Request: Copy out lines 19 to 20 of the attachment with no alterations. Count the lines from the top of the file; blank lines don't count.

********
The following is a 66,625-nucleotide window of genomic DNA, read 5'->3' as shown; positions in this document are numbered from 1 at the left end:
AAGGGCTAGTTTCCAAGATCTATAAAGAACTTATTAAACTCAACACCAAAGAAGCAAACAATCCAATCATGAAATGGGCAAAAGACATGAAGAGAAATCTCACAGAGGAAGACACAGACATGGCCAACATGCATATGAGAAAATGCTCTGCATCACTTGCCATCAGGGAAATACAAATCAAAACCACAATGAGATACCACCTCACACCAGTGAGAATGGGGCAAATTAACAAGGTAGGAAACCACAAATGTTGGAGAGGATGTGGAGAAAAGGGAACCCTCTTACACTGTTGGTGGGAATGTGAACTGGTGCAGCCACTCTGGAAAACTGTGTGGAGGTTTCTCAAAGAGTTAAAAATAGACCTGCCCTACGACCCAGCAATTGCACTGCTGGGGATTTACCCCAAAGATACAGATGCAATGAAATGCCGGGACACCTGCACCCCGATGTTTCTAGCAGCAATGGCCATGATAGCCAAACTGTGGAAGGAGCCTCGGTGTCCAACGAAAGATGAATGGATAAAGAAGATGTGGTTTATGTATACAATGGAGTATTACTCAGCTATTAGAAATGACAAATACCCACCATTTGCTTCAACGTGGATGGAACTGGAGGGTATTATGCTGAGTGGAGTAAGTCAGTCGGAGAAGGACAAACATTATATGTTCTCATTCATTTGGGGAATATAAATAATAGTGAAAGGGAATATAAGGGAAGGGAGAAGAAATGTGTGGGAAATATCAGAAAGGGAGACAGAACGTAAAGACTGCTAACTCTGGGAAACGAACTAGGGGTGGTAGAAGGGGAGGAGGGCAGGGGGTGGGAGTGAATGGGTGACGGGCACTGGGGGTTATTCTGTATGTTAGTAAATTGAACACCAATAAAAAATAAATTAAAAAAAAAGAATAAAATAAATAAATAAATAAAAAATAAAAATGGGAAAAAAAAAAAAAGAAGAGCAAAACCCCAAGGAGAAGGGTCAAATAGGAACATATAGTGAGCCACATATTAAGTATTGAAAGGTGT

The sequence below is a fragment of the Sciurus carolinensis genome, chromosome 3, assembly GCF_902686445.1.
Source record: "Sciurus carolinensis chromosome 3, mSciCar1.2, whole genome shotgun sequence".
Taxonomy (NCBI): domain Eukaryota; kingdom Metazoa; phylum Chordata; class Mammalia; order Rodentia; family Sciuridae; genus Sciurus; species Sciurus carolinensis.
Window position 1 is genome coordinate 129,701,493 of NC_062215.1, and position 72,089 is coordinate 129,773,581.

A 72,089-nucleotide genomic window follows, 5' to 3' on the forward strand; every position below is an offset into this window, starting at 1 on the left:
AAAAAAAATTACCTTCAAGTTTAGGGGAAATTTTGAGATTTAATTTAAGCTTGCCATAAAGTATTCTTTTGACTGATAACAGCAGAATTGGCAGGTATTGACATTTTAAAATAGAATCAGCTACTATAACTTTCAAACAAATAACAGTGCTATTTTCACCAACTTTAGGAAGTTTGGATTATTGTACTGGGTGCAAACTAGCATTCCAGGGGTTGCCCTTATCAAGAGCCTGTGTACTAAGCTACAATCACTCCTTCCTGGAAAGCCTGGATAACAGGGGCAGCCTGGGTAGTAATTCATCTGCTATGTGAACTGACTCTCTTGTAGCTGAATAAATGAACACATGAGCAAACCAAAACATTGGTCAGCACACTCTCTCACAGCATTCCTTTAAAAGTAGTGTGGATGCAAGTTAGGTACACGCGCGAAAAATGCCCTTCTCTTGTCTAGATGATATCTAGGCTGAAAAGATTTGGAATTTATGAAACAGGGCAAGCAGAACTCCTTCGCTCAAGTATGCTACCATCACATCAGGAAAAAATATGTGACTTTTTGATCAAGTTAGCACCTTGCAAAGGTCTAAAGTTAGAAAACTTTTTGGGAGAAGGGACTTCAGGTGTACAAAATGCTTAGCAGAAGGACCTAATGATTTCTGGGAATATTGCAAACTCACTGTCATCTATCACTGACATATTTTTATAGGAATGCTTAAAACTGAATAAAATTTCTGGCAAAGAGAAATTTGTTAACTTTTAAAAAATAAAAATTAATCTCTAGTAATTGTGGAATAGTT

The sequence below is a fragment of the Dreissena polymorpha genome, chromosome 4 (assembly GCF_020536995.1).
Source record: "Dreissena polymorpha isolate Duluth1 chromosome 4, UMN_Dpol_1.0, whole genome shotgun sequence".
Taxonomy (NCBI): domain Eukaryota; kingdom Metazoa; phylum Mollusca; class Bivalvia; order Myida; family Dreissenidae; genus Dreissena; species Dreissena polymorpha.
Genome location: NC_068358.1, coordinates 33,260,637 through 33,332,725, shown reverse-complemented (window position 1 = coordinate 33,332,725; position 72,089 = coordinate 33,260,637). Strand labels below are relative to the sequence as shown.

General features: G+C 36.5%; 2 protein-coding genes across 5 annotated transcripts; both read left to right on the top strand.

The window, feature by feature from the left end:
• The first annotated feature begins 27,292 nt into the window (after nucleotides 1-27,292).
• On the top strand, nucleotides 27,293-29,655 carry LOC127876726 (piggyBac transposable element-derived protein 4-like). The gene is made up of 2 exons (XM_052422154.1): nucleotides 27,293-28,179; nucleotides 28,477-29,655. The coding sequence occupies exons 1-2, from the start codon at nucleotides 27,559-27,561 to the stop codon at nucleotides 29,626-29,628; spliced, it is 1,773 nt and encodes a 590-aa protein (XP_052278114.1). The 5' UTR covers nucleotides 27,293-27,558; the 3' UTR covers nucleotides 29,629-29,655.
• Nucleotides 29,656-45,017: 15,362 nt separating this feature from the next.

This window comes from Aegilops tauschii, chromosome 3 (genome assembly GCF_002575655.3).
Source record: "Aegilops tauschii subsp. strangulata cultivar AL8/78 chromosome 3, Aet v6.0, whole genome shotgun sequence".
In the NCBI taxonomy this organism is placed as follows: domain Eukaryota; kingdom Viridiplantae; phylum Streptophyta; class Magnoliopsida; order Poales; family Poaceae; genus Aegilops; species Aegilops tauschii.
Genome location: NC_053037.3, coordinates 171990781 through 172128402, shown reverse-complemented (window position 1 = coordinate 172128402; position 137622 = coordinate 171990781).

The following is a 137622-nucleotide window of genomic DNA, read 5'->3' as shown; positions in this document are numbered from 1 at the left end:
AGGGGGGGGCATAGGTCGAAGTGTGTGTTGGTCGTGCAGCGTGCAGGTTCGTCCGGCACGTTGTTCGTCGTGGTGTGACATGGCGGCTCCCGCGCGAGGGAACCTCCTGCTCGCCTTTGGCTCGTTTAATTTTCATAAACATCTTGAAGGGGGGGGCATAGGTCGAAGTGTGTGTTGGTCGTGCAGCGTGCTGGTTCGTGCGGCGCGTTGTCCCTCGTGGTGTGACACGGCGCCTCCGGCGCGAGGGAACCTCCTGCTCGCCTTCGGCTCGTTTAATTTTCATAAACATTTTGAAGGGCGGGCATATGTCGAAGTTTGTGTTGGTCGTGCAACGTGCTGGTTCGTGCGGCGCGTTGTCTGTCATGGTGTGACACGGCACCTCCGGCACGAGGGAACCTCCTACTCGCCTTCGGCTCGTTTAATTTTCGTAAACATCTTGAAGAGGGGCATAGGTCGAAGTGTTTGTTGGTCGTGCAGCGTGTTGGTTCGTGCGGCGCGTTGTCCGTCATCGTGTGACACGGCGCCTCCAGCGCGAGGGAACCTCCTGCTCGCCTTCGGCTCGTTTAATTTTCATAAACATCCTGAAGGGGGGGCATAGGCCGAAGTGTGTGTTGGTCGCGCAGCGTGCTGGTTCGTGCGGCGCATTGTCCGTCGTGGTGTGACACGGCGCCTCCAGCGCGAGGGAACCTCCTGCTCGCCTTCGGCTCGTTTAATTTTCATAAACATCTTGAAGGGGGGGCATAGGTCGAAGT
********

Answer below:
Source record: "Aegilops tauschii subsp. strangulata cultivar AL8/78 chromosome 3, Aet v6.0, whole genome shotgun sequence".
In the NCBI taxonomy this organism is placed as follows: domain Eukaryota; kingdom Viridiplantae; phylum Streptophyta; class Magnoliopsida; order Poales; family Poaceae; genus Aegilops; species Aegilops tauschii.